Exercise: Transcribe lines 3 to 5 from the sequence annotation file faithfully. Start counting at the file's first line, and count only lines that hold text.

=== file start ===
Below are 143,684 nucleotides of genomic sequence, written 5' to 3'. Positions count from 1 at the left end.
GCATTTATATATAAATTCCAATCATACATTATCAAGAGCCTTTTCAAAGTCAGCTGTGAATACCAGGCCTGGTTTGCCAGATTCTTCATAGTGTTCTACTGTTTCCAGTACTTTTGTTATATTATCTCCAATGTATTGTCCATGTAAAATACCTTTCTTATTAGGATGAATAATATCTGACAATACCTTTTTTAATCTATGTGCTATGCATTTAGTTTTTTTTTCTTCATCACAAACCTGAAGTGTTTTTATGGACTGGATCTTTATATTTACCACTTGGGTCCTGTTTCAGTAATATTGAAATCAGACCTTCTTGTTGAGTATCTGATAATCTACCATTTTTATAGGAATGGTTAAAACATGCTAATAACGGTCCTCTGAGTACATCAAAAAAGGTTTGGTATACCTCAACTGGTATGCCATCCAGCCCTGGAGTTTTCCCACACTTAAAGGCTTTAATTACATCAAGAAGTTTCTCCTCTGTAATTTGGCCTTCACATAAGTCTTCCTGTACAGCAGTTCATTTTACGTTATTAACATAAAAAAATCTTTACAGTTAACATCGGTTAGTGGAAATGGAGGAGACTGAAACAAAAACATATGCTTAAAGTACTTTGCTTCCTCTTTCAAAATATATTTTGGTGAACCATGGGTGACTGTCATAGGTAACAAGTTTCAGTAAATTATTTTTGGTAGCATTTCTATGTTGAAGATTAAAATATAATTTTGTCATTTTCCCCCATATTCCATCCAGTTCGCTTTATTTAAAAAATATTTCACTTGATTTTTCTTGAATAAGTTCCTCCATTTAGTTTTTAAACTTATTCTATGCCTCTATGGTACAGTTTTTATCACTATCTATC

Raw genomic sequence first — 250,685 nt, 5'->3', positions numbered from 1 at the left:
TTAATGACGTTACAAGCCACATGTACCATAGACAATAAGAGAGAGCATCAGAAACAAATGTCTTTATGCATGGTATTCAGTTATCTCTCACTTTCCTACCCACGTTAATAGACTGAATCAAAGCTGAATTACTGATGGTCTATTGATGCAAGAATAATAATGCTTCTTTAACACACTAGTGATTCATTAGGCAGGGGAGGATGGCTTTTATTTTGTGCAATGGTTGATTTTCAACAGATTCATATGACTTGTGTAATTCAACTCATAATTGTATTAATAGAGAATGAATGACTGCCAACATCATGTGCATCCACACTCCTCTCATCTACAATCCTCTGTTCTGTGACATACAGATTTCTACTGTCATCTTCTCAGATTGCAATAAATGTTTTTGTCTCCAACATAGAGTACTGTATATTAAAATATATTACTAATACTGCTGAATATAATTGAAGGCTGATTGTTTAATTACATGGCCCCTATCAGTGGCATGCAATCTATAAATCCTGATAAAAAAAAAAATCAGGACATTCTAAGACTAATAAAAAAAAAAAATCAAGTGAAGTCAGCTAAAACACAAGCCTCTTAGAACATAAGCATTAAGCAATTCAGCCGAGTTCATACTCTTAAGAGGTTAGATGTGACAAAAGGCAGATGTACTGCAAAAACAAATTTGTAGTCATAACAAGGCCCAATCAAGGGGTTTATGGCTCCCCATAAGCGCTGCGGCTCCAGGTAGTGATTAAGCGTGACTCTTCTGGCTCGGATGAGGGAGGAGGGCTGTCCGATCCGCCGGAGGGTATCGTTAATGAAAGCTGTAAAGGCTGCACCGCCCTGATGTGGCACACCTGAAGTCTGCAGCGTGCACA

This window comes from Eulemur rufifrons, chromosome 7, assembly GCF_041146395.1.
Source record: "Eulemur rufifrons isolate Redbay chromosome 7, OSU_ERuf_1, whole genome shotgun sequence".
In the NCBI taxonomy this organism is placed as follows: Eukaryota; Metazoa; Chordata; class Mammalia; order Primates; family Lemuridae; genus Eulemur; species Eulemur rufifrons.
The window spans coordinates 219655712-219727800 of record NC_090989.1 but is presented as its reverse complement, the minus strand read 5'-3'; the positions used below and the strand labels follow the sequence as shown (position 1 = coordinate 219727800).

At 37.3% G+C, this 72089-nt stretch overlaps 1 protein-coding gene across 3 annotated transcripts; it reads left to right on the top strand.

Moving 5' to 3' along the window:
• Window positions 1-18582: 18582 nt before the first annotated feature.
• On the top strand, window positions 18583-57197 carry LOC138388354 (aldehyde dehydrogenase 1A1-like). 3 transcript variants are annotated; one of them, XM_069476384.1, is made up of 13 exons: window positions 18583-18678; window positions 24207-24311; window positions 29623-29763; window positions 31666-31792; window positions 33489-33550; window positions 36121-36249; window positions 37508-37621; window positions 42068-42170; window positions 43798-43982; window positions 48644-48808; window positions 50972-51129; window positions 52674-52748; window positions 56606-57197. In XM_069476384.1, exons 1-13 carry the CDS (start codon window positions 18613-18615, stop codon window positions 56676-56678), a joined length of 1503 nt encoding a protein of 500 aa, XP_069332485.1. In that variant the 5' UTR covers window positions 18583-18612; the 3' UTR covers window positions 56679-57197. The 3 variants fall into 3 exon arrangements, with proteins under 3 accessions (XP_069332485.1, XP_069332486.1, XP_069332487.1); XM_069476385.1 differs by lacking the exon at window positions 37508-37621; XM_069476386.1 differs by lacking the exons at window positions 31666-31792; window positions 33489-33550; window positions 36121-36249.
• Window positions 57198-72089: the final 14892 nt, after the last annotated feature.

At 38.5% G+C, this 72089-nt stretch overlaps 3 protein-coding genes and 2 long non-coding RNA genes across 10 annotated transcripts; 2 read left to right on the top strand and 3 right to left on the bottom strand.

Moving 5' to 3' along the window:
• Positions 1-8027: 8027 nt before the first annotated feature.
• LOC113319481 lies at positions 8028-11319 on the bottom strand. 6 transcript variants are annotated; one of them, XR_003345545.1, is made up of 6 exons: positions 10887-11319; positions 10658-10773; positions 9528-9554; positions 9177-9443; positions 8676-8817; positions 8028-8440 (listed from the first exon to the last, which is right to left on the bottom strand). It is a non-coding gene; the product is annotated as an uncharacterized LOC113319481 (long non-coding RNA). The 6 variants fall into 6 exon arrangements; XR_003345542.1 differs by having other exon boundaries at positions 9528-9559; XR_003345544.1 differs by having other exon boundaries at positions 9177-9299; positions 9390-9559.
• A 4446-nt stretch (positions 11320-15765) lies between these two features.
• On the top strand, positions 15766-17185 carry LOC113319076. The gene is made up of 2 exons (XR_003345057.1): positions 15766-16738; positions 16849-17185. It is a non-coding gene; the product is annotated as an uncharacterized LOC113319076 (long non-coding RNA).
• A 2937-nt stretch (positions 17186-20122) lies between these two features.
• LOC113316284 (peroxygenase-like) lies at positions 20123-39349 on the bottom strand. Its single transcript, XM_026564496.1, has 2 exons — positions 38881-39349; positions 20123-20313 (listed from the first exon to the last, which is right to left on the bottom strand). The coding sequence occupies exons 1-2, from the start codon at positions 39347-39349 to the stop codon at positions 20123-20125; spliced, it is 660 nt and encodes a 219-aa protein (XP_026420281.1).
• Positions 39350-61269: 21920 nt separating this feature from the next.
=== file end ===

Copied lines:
Raw genomic sequence first — 250,685 nt, 5'->3', positions numbered from 1 at the left:
TTAATGACGTTACAAGCCACATGTACCATAGACAATAAGAGAGAGCATCAGAAACAAATGTCTTTATGCATGGTATTCAGTTATCTCTCACTTTCCTACCCACGTTAATAGACTGAATCAAAGCTGAATTACTGATGGTCTATTGATGCAAGAATAATAATGCTTCTTTAACACACTAGTGATTCATTAGGCAGGGGAGGATGGCTTTTATTTTGTGCAATGGTTGATTTTCAACAGATTCATATGACTTGTGTAATTCAACTCATAATTGTATTAATAGAGAATGAATGACTGCCAACATCATGTGCATCCACACTCCTCTCATCTACAATCCTCTGTTCTGTGACATACAGATTTCTACTGTCATCTTCTCAGATTGCAATAAATGTTTTTGTCTCCAACATAGAGTACTGTATATTAAAATATATTACTAATACTGCTGAATATAATTGAAGGCTGATTGTTTAATTACATGGCCCCTATCAGTGGCATGCAATCTATAAATCCTGATAAAAAAAAAAATCAGGACATTCTAAGACTAATAAAAAAAAAAAATCAAGTGAAGTCAGCTAAAACACAAGCCTCTTAGAACATAAGCATTAAGCAATTCAGCCGAGTTCATACTCTTAAGAGGTTAGATGTGACAAAAGGCAGATGTACTGCAAAAACAAATTTGTAGTCATAACAAGGCCCAATCAAGGGGTTTATGGCTCCCCATAAGCGCTGCGGCTCCAGGTAGTGATTAAGCGTGACTCTTCTGGCTCGGATGAGGGAGGAGGGCTGTCCGATCCGCCGGAGGGTATCGTTAATGAAAGCTGTAAAGGCTGCACCGCCCTGATGTGGCACACCTGAAGTCTGCAGCGTGCACA

This window comes from Eulemur rufifrons, chromosome 7, assembly GCF_041146395.1.